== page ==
Volvo XC60 Models Will be Electrified by 2024
Volvo XC60 Models – Volvo Cars have become the first traditional automaker to design its next generation of cars with only electrified powertrains in mind. The decision was made because Volvo has no plans to offer a diesel- or gasoline-powered car in the future. While many automakers have announced their intentions to introduce EVs, Volvo claims it will be one of the first companies to follow through on its promise as demand for battery-powered and hybrid vehicles rises worldwide.
Volvo Cars, the Swedish automaker, announced that all of its models will be electric by 2030. The company is betting that electric cars will become the norm in the next decade and wants to be ahead of the curve.
Volvo Cars will invest an additional $118 million into its Ridgeville plant to increase electric vehicle production. The move is part of the company’s plans to boost EV output globally by 50% in the next few years.
Volvo has announced that it will focus on crossovers, electrification, and the latest technology in the coming years. The company plans to launch five new crossovers by 2022, and it is also investing in new technologies such as electric vehicles and autonomous driving.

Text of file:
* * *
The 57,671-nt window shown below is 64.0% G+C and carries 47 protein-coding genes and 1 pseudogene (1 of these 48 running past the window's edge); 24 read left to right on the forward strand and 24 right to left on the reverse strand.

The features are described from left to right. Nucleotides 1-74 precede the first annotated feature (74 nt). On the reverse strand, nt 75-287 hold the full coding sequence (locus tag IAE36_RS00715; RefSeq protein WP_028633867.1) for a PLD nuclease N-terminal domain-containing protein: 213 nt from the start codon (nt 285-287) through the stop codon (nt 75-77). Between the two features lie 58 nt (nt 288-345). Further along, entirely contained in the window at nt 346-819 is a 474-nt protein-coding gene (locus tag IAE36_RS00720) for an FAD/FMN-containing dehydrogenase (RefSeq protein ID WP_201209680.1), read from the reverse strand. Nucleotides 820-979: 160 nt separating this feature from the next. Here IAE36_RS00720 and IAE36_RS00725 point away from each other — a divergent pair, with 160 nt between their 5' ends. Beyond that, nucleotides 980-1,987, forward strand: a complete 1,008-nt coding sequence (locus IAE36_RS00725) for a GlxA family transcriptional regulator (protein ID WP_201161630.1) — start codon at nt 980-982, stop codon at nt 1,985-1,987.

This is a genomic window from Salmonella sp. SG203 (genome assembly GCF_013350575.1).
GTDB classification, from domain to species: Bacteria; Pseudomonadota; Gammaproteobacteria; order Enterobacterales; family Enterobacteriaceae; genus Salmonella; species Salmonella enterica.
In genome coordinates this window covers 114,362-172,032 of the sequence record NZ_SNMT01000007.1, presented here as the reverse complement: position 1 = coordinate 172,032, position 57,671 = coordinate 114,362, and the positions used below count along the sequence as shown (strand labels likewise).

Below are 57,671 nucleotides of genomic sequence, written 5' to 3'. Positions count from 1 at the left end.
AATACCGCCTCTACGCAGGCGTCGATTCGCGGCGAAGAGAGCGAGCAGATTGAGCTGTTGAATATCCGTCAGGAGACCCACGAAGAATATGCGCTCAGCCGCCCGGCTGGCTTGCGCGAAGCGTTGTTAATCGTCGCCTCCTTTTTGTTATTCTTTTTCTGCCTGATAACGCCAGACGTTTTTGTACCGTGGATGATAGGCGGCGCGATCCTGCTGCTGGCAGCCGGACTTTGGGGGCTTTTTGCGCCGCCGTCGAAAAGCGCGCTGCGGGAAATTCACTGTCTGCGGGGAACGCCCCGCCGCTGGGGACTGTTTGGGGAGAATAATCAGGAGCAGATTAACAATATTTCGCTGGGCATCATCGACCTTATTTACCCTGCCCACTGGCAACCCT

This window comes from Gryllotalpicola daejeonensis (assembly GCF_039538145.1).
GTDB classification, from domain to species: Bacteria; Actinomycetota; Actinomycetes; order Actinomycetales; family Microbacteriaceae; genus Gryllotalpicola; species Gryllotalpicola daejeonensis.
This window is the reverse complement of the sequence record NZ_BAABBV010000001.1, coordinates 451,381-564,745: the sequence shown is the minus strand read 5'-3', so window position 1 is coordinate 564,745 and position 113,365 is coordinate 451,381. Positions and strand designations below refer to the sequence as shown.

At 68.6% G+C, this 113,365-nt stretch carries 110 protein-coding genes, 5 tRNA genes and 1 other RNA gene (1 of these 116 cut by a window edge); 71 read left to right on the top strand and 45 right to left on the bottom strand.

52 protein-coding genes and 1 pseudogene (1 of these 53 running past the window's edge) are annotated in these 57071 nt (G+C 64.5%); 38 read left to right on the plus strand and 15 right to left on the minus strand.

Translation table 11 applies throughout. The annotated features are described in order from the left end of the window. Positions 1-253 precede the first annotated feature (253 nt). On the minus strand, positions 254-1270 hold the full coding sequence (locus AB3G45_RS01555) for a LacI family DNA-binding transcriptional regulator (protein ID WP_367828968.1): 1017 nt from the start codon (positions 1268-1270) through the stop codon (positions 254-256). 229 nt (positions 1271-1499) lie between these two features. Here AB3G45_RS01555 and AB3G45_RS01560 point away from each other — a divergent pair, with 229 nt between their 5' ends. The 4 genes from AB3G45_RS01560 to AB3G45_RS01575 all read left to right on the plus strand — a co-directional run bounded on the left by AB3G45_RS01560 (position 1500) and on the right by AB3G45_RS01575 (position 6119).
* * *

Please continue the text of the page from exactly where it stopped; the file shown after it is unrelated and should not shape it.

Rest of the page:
Volvo’s upcoming line of electric vehicles will borrow design cues from the Concept Recharge shown at last year’s Tech Moment.
An all-electric version of XC60 is coming and could debut in 2024
Volvo has announced that it plans to release an all-electric version of its XC60 SUV in the next few years. The new model is expected to debut in 2024, and it will be the company’s first all-electric SUV. Currently, Volvo is conducting an extensive evaluation program with a fleet of 40 XC60 T8 plug-in hybrid SUVs. This group of vehicles has been subject to numerous driving conditions and tests in real-world situations.
2024 Volvo XC60 Technological Features
Volvo is also showcasing new technological features at the show, including self-adjusting seats that automatically adjust to keep passengers safe and comfortable. These seats use sensors to sense whether the driver is a light, average or heavy-set person and adjust accordingly to support the optimal driving position. Additional features Volvo will display are also on the way to market soon, including an improved version of IntelliSafe Auto Pilot.
Volvo Luminar Technologies also showed off its lidar sensor, which is designed to provide high-resolution 3D images for autonomous driving. Unlike Velodyne’s units, which use spinning antennas to generate 3D images of their surroundings, Volvo’s lidar uses a single laser beam to measure range in all directions. The technology is still in the lab-testing phase and isn’t expected to be offered as a production unit until 2022.